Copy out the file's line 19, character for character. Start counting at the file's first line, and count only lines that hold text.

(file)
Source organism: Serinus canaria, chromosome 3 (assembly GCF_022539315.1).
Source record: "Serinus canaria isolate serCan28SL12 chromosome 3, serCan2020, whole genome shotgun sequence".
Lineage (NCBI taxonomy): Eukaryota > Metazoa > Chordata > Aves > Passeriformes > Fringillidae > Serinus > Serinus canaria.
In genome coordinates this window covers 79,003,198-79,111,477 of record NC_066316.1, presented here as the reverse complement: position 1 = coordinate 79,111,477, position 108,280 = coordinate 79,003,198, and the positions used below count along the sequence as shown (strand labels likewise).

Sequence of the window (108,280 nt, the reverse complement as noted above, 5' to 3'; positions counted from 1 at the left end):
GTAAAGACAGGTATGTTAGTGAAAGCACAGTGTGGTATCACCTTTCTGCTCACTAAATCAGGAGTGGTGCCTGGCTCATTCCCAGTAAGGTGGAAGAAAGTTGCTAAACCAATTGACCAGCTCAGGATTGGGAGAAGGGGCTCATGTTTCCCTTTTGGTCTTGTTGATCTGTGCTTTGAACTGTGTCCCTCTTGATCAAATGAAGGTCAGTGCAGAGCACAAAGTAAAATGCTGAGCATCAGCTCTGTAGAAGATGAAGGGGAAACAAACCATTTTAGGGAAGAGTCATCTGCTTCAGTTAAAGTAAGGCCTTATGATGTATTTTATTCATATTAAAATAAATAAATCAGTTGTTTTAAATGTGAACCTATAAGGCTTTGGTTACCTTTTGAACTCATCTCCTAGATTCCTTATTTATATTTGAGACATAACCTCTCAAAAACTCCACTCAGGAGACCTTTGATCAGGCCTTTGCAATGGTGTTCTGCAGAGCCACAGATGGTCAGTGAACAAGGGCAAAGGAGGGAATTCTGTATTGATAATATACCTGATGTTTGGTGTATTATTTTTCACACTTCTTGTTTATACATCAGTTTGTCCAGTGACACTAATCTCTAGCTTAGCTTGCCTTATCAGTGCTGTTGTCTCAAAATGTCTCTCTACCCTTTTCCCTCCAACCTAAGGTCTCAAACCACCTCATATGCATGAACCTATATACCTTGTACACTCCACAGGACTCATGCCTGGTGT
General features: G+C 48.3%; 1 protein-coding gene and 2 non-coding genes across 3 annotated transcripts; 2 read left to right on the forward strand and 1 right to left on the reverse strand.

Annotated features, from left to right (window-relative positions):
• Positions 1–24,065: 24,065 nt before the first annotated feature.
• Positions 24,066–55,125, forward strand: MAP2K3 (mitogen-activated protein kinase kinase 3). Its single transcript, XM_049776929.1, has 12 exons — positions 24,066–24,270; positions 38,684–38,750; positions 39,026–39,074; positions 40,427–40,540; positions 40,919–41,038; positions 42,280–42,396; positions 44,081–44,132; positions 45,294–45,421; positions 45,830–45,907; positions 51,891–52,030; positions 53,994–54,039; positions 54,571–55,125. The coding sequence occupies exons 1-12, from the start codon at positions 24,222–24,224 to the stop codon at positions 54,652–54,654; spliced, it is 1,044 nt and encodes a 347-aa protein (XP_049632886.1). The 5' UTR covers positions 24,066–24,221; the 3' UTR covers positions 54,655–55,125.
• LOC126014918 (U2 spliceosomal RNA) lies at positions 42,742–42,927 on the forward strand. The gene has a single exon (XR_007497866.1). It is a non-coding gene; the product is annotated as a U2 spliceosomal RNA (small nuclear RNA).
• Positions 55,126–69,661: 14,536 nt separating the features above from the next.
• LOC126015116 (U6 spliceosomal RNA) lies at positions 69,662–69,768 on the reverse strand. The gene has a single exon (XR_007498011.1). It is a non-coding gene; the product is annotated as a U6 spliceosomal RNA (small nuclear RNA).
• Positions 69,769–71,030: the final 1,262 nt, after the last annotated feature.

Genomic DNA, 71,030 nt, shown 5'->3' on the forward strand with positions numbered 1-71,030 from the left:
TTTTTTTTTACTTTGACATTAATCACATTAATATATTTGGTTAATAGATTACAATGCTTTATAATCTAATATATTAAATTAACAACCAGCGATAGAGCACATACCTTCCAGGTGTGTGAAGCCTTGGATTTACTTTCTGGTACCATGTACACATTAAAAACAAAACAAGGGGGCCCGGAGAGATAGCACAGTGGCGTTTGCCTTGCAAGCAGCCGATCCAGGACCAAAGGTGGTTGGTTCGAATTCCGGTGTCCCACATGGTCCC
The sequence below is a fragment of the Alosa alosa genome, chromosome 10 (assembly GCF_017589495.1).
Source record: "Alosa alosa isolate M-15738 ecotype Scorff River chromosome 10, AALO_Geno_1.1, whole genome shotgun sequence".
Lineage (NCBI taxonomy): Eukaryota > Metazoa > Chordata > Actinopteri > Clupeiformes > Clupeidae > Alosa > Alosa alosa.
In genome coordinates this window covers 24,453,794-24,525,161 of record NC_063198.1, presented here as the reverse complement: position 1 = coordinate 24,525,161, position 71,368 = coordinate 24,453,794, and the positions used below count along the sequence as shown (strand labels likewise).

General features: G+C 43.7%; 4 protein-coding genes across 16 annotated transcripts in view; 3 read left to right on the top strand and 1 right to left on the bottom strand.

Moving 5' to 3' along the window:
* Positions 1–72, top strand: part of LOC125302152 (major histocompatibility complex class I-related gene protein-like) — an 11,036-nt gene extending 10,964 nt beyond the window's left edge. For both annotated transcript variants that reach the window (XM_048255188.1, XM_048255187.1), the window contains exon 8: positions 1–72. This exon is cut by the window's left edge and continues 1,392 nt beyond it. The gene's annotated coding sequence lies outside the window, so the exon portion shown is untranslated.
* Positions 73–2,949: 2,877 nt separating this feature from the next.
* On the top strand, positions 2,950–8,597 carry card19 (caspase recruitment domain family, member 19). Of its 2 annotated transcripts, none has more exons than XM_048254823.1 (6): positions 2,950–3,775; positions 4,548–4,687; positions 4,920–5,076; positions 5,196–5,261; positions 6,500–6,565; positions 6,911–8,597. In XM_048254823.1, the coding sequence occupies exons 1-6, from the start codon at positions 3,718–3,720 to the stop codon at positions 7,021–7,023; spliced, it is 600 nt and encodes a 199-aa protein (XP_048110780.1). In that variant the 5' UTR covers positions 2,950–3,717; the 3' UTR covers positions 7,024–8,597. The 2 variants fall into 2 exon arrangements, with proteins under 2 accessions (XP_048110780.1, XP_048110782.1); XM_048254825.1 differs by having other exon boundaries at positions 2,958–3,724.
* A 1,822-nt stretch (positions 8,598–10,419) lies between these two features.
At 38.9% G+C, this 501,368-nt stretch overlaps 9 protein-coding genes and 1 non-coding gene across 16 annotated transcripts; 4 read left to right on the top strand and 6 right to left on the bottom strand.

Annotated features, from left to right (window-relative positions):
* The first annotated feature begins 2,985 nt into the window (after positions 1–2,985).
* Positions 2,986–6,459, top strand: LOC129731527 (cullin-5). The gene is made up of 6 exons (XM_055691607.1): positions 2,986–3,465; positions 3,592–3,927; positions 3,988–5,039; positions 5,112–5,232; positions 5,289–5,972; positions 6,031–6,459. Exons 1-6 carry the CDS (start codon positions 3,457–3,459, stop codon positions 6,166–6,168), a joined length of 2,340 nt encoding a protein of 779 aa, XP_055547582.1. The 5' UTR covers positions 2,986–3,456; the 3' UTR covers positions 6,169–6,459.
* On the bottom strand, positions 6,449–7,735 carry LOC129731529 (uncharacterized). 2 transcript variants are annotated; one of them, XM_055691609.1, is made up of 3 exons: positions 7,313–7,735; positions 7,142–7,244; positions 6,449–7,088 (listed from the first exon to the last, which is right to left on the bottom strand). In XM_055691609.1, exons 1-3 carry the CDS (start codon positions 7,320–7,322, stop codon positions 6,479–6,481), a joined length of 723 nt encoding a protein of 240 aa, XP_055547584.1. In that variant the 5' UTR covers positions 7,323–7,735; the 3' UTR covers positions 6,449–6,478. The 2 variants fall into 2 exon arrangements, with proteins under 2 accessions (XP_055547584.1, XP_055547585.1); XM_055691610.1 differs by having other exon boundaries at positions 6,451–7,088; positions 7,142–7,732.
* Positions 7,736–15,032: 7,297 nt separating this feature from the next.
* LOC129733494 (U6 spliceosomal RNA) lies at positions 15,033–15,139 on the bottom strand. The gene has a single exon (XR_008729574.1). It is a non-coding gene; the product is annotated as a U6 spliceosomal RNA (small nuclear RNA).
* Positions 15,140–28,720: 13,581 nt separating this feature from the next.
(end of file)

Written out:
Lineage (NCBI taxonomy): Eukaryota > Metazoa > Chordata > Actinopteri > Clupeiformes > Clupeidae > Alosa > Alosa alosa.